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Background: South Africa had over 4 million cases of coronavirus disease 2019 (COVID-19) infections and more than 1 million COVID-19-related deaths. Despite the devastating psychological impact of the COVID-19 pandemic, there is little qualitative, critical evaluation of government mental health services in this resource-limited setting.
Aim: The authors describe the clinical service plan and response to the COVID-19 pandemic at a government psychiatric hospital.
Setting: KwaZulu-Natal, South Africa.
Methods: A descriptive narrative overview of the specialised psychiatric hospital’s clinical response (April 2020 – March 2021) to the COVID-19 pandemic was undertaken in the following domains: screening policy; testing and swabbing policy; staff training and monitoring; and restructuring the wards to accommodate mental health care users (MHCUs) with suspected cases of COVID-19.
Results: The in-depth narrative reviews led to the introduction of staff training, routine COVID-19 reverse transcription polymerase chain reaction (RT-PCR) testing of all MHCUs, the creation of designated quarantine and isolation facilities and screening of physical health status of patients with COVID-19 prior to transfer being implemented to prevent an outbreak or increased morbidity or mortality.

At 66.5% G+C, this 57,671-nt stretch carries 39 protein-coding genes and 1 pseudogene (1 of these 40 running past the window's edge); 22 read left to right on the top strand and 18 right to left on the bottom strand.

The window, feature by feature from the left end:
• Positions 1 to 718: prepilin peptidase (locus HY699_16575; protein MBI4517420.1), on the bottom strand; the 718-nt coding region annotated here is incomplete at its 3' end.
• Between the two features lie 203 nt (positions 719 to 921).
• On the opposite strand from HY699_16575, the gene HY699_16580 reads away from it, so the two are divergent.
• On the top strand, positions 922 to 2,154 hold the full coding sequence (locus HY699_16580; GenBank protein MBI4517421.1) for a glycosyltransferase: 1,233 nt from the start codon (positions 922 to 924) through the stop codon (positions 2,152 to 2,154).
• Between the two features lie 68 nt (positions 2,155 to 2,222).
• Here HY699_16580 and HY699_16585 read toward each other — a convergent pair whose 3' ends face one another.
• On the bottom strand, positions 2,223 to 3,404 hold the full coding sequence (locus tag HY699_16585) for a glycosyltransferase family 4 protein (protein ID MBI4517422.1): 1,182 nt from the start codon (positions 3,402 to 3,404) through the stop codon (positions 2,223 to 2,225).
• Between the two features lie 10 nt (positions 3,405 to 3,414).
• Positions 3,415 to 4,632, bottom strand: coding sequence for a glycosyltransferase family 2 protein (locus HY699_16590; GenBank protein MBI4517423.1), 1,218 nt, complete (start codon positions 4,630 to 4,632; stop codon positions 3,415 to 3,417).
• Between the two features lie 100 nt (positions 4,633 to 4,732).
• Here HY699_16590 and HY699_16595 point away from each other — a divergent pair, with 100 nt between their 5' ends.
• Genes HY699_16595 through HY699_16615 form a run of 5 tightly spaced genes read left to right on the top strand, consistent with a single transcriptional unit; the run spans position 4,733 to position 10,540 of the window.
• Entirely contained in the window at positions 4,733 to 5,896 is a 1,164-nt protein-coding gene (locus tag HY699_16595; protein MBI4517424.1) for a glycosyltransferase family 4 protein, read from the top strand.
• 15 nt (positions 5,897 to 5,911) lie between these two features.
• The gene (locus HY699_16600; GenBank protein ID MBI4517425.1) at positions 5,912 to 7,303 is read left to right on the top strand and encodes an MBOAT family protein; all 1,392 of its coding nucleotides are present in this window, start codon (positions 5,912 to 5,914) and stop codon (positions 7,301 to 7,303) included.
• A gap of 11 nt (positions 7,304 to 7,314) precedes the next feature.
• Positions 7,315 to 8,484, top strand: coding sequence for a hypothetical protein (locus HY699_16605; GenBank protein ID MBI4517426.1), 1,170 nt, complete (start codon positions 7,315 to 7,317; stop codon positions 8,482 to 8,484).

Conclusion: Implementing a service plan early which included staff training, screening and routine COVID-19 testing services for psychiatric admissions in a rapidly evolving environment with few additional resources was challenging. The absence of guidelines early in the pandemic that addressed the unique needs of a clinical psychiatric inpatient population is a noteworthy learning point.
Contribution: The article highlights that the inpatient infrastructural requirements and clinical management protocols of acutely psychiatrically ill inpatients, in the context of infectious outbreaks, require dedicated task teams and bespoke policies.